Proud2Bme | 5 Ways to Make Your Campus a Safe Space for Recovery: Tip 2

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5 Ways to Make Your Campus a Safe Space for Recovery: Tip 2

By Kimberly Neil--

2) Take advantage of the resources your school has to offer.

I completely understand being afraid of a new doctor, therapist, or support group. It takes the same amount of courage to open up about having a problem in the first place as it does to commit to recovery. Having a Type A, overachieving personality is so common among people who have experienced an eating disorder.

It is completely logical to have a good amount of uncertainty that might keep you from reaching out – especially if you dealt with your ED and all of the pressures of college admissions. Eating disorders are complex, and some colleges are more equipped to deal with and/or support someone in recovery than others. While you’re on your campus, you literally are not alone. I can almost guarantee that someone, somewhere cares about you and wants to see you successfully complete your degree and graduate.

So, you might have to decide if you want to open up about your ED to someone on campus. Hopefully, you’ll have the support of family, friends, and maybe even your old treatment team in that process. It is also completely fine to seek professional help in the form of therapy, or even finding a doctor off campus if that is something you can afford. If you have insurance, there is usually a way to check with your company and find a list of providers in the area.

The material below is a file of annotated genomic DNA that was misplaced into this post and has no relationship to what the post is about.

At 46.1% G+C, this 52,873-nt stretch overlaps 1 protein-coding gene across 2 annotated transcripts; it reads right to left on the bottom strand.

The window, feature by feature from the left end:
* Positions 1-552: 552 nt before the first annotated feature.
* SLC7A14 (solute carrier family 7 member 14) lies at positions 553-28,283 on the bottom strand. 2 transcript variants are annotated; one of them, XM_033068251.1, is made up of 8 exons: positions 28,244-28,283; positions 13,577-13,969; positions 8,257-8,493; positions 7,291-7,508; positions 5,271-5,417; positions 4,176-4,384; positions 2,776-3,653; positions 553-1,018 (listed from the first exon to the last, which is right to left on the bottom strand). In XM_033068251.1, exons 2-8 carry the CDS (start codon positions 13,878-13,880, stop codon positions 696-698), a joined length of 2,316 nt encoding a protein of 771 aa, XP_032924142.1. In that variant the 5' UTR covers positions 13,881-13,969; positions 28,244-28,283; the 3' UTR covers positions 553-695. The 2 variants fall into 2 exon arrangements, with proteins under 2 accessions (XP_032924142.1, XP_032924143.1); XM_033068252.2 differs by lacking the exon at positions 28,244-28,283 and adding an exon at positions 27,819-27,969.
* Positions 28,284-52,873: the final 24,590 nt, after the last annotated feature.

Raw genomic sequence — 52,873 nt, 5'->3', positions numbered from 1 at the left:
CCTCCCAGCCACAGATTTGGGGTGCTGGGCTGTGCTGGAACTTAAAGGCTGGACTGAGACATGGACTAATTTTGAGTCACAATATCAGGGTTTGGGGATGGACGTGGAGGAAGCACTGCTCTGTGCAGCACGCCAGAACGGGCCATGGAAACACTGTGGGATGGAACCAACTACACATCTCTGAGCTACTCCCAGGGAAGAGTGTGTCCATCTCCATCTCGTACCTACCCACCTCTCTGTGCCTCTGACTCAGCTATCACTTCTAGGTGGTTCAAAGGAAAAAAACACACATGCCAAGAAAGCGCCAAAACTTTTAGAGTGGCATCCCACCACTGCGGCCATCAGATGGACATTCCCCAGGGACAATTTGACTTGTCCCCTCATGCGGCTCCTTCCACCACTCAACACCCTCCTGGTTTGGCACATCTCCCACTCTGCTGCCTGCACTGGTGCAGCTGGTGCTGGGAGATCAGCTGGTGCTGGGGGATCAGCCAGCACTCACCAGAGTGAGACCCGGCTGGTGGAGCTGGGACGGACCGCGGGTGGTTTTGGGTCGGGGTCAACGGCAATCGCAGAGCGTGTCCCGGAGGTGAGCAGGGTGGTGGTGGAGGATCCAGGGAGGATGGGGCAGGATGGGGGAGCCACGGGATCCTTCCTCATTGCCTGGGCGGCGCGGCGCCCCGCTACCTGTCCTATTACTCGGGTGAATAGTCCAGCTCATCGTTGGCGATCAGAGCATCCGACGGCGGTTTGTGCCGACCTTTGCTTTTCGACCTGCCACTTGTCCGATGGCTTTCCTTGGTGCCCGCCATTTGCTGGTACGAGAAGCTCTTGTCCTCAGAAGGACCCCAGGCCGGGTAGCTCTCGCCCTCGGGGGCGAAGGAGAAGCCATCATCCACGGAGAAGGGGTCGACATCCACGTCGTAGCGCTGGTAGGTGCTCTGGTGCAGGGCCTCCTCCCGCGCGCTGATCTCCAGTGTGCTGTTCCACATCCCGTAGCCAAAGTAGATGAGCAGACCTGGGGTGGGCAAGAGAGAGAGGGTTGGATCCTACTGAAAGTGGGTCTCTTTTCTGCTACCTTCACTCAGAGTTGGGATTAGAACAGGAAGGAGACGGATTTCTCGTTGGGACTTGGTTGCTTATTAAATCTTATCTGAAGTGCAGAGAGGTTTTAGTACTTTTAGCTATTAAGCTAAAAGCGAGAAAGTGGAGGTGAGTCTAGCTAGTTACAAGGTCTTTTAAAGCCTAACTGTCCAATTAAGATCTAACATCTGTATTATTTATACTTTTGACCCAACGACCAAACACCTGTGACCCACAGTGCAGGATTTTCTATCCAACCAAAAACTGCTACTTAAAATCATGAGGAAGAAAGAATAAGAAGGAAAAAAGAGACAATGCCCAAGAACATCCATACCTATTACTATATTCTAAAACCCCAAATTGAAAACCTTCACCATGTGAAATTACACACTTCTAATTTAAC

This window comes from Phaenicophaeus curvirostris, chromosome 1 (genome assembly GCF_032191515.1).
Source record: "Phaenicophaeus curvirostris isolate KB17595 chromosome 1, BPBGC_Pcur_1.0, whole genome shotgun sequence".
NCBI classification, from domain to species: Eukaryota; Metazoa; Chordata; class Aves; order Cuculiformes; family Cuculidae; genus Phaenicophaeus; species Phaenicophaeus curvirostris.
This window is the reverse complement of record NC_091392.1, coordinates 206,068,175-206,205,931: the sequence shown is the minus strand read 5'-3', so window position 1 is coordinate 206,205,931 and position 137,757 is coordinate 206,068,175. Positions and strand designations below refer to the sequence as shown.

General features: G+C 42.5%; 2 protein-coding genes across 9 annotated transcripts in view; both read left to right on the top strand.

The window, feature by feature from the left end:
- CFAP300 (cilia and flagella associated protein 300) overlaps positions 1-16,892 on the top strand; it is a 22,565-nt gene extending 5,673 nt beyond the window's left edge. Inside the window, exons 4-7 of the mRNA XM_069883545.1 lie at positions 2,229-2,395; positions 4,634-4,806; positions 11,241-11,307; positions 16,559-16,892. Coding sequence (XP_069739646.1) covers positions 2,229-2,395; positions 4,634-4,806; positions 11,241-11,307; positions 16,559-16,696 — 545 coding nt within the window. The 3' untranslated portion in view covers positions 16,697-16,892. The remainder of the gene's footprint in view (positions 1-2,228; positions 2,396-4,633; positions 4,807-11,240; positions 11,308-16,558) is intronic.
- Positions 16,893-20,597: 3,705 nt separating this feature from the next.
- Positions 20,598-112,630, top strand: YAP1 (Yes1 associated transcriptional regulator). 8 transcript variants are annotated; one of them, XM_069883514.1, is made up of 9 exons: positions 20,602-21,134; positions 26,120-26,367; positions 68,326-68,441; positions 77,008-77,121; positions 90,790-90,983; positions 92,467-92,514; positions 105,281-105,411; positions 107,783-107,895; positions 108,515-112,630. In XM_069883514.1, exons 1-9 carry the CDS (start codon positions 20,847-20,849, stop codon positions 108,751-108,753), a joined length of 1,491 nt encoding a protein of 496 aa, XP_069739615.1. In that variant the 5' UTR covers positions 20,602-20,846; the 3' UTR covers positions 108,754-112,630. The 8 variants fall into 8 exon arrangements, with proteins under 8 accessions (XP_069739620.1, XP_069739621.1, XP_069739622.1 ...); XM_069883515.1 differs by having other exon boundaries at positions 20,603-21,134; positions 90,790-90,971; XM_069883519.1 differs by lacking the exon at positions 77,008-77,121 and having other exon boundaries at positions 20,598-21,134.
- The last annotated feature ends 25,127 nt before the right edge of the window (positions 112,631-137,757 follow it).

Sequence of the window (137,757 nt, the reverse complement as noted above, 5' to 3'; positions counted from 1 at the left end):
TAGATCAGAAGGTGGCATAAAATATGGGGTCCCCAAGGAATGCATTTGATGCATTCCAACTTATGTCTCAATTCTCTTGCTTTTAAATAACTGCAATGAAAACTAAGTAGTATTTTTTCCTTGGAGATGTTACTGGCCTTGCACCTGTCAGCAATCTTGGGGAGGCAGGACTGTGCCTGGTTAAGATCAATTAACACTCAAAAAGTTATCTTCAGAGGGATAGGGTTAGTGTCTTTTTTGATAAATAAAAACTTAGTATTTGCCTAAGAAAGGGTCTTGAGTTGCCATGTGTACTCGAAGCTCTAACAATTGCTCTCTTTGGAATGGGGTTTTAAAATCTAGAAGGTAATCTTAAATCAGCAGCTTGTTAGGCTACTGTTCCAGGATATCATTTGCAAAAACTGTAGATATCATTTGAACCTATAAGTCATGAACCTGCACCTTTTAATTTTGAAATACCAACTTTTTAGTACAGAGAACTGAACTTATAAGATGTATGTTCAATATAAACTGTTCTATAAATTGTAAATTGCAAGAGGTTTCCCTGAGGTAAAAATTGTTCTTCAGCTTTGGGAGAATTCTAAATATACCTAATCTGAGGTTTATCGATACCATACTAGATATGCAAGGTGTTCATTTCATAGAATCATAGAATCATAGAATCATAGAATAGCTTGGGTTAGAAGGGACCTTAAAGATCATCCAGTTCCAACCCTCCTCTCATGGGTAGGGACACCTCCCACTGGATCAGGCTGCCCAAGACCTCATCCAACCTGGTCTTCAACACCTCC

That being said, most colleges offer a few free sessions with a school counselor each semester. It is so important to know that regardless of how many happy strangers you see around campus on a daily basis, or despite the number of smiles that fill the pages on your college’s web site, the idea that everyone has to be happy 100% of the time in college is completely false.

Depression and anxiety are often as secretive as EDs – and sometimes talking about that aspect of what you’re struggling with at the moment to a school counselor can be enough to help you get on your feet again. If counseling feels like too much, you can always look into residential/student life staff. These employees are often closer to traditional college age, and you might find they can be there for you in unexpected ways.

To read tip #1, click here. 

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Proud2Bme is an online community created by and for teens. We cover everything from fashion and beauty to news, culture, and entertainment—all with the goal of promoting positive body image and encouraging healthy attitudes about food and weight.

This site was developed in partnership with Riverduinen and made possible by generous contributions from JPMorgan Chase, Globant, the University of Delaware, and The Hilda & Preston Davis Foundation.

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